James Law Cybertecture has created a project called OPod Tube Housing, which utilizes concrete pipes as small apartments that can be placed into gaps between existing building in Hong Kong. The concrete pipes have a diameter of 2.5 meters and can be transformed into small 9.29 square meter apartments. James Law, the founder of the cybertecture studio, mentions how the target resident would be “young people who can’t afford private housing” and would live in the pipes for only about one to two years. He sees the housing as “an experimental, low-cost, micro-living housing unit to ease Hong Kong’s affordable housing problems”.
The “apartments” would be made out of pods – each from one concrete pipe. From the images found on the Dezeen Website I found the article on, it looks like the pipes could be converted into a living room/office/bedroom pod, a kitchen/closet/storage room, or a bathroom with a shower.
The proposed approximate cost of each apartment would be less than $15,000 to manufacture and would be rented out for about $400 a month. With each pipe only 2.5 meters wide they supposedly can be stacked up in narrow gaps between existing buildings up to four stories high without additional support. However, with support and structure the 20 ton units could make up low rise, modular communities on their own.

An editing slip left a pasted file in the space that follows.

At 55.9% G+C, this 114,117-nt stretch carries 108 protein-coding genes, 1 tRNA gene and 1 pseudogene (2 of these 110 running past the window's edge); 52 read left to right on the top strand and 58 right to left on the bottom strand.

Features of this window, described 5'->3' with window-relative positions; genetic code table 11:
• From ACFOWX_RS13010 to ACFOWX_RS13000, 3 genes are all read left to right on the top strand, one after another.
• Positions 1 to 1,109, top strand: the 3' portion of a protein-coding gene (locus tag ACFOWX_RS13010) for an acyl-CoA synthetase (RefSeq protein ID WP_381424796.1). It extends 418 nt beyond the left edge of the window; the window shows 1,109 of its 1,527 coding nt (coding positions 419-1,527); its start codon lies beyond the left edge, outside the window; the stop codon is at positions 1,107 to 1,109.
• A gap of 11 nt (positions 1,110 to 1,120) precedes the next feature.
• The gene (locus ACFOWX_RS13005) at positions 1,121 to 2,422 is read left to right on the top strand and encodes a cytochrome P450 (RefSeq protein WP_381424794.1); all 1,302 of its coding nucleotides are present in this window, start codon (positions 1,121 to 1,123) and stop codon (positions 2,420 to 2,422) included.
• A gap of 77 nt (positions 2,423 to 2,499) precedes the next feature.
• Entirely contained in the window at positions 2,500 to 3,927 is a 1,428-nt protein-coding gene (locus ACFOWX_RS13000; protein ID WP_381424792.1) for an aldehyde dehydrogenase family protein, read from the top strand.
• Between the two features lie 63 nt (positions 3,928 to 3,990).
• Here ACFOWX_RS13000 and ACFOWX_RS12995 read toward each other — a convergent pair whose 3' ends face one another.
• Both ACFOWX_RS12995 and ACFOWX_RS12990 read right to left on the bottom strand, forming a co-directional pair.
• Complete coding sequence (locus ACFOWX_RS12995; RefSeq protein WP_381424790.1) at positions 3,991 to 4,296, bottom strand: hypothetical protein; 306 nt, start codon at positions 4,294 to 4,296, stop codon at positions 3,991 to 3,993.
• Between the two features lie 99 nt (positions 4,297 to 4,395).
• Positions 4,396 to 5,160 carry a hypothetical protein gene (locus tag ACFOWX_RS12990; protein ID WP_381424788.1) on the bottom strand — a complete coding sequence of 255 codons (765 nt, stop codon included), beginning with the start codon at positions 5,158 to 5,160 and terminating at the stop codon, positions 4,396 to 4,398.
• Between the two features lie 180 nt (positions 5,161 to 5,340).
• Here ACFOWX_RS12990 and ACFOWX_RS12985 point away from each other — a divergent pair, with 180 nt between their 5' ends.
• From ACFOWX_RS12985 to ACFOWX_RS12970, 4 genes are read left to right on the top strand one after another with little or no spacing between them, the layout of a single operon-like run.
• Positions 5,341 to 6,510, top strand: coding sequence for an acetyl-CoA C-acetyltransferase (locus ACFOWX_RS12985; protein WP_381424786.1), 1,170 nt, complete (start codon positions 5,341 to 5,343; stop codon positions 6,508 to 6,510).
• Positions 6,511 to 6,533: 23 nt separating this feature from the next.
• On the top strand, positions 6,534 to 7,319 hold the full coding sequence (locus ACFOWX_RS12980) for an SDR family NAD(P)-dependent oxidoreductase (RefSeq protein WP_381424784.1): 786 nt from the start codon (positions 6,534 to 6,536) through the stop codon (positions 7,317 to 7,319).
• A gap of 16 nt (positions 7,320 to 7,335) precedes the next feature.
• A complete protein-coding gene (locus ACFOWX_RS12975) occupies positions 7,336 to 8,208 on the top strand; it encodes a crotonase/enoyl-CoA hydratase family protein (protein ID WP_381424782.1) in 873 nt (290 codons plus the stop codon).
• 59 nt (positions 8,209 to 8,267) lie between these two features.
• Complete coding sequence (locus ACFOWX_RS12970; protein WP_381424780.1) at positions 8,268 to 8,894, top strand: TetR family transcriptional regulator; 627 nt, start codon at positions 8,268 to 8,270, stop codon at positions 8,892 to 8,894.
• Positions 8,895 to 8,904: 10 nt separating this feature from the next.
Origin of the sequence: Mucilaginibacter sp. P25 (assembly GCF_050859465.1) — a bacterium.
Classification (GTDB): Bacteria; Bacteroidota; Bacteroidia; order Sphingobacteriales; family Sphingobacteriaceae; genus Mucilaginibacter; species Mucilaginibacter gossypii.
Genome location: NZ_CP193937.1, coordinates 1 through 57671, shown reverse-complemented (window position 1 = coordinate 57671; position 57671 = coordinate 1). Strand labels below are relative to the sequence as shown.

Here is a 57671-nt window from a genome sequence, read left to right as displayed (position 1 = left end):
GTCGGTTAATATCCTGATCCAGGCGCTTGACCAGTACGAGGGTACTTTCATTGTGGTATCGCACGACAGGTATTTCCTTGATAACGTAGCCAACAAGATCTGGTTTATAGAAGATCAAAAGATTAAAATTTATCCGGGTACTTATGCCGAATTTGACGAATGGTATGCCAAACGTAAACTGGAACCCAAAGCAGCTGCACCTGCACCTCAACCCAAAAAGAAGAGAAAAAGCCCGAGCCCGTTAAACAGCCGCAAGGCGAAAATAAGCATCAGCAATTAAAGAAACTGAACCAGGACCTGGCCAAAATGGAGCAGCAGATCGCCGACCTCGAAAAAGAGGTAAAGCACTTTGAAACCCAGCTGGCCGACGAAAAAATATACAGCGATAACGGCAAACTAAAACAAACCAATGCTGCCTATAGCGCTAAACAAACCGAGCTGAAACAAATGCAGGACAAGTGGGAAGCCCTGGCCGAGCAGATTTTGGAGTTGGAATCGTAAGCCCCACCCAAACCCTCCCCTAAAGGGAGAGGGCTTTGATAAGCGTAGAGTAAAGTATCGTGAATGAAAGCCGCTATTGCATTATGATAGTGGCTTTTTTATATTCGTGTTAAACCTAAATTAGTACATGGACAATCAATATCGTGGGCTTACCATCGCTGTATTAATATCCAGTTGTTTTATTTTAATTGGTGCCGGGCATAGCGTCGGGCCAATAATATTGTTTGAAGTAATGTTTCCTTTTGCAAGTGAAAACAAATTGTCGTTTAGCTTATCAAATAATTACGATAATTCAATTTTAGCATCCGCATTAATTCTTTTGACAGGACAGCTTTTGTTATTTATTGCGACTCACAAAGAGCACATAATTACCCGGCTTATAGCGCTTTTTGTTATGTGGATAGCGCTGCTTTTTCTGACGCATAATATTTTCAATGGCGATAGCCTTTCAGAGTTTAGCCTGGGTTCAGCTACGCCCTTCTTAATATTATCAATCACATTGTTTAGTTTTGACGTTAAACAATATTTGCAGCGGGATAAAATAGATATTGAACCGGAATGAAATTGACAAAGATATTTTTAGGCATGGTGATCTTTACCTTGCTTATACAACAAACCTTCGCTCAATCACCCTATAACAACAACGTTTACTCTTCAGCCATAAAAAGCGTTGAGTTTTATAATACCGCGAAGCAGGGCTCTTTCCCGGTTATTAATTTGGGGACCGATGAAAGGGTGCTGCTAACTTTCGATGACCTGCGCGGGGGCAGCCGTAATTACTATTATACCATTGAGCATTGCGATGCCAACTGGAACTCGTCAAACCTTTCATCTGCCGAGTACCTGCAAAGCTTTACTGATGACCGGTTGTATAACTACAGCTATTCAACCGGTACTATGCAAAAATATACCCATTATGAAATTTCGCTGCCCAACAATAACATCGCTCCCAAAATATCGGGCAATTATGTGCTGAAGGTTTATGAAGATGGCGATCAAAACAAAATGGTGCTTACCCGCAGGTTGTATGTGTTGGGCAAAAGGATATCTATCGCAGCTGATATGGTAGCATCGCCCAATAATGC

While I do agree that using existing materials such as these pipes as housing is an ideal way to conserve materials and energy, the cylindrical shape of the pipes doesn’t lend themselves to maximizing square footage and furniture within the pipes has to be custom made to fit the unique shape. I am also interested in seeing how running water would work within the pods.
Do you think this is a realistic idea for low income, temporary housing within populated cities?